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What Is a Variable Annuity & How Does It Work?

April 21, 2022
8
min

A variable annuity is a contract between a buyer and a seller, sold mainly by insurance companies. Unlike other annuities, variable annuities are considered securities.

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A variable annuity lets investors turn the potential upside from investing in financial markets into an income stream that grows tax-deferred. Many also include a death benefit that can act as life insurance for the investor’s beneficiaries.

Retirees often use variable annuities to supplement Social Security or income from a 401(k) or an individual retirement account (IRA). Like most annuities, variable annuities let the investor take their payouts over a specific time period, or the rest of their life. Holders also can opt to collect a lump sum.

What is a variable annuity?

A variable annuity, like all annuities, is a contract between a buyer and a seller that’s sold mainly by insurance companies. But unlike other annuities, variable annuities are considered securities and are regulated at the federal level by the Securities and Exchange Commission. State insurance departments also oversee them. 

Individuals fund the annuity by making a single deposit or a series of premium payments. The annuity issuer begins delivering regular payouts either soon after the buyer opens their account, with an immediate annuity, or at a future date, with a deferred annuity.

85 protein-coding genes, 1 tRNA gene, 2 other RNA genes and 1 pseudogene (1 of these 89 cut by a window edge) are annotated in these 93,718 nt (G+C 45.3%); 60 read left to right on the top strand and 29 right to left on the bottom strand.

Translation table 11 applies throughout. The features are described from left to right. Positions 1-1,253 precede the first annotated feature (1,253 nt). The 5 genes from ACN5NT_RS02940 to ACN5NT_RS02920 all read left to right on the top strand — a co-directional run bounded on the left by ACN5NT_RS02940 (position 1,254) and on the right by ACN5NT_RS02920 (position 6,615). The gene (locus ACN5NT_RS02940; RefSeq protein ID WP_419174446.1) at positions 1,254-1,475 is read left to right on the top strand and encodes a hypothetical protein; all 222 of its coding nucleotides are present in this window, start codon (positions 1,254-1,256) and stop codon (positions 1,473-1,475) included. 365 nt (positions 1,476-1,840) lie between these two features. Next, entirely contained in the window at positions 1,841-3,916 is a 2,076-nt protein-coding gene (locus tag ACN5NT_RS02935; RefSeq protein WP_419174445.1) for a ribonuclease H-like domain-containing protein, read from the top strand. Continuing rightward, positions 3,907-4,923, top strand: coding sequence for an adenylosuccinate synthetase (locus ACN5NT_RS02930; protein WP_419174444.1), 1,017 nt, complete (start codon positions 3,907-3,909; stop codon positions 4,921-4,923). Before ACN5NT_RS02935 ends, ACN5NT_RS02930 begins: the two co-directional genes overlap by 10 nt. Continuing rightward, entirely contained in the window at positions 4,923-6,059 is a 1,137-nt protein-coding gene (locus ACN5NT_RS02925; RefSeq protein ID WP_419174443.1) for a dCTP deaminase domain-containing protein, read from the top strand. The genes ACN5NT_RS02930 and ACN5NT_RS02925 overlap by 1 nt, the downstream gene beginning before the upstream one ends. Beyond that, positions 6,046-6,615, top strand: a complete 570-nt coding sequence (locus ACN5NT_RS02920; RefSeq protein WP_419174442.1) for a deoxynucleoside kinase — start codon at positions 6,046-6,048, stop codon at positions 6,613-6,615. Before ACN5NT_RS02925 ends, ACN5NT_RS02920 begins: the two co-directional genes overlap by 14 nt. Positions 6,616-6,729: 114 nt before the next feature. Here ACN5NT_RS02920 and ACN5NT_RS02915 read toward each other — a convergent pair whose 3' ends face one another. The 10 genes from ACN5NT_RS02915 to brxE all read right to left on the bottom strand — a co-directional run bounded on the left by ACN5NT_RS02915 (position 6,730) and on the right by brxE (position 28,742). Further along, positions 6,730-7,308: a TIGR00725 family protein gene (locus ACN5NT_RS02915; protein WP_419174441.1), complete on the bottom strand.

As the name suggests, the value of a variable annuity changes over the life of the contract. That’s because the annuity is an investment tied to the stock and other markets, generally through mutual funds. Fluctuations in the portfolio’s value have an impact on the annuity owner’s returns. Payments can increase if the portfolio performs well and decrease if it declines. A variable annuity can lose money and does not guarantee investors a specific payout.

This is also true for IRAs and other traditional strategies that invest in financial markets. 

How do variable annuities work?

Buyers of variable annuities choose the portfolio their annuity invests in, typically mutual funds that include stock, bond, money market, and other offerings. These investments are known as subaccounts. 

Variable annuities differ from buying a mutual fund directly in several ways:

  • Variable annuities can provide an income stream of periodic payments.
  • Most provide a death benefit in which the insurance company makes a payment to the beneficiary when the holder dies. 
  • Income and investment gains grow tax deferred until money is withdrawn. 
  • Investors can transfer money within the subaccounts without paying tax on investment gains.
  • They are sold mainly by insurance companies.

Variable annuities, like other types of annuities, have an accumulation phase and a distribution phase. In the accumulation phase, the investor builds savings through regular contributions or a lump sum deposit. They select the annuity’s investment portfolio, time frame, and other details. Some variable annuities include selections that provide a guaranteed minimum fixed interest rate. 

In the distribution phase, the holder begins taking payments. Investors can receive either a lump sum or a regular income stream, in which the investment is broken down or annuitized into smaller payments. Investors may be able to choose between receiving a fixed payment amount, or one that varies based on the performance of the underlying investments.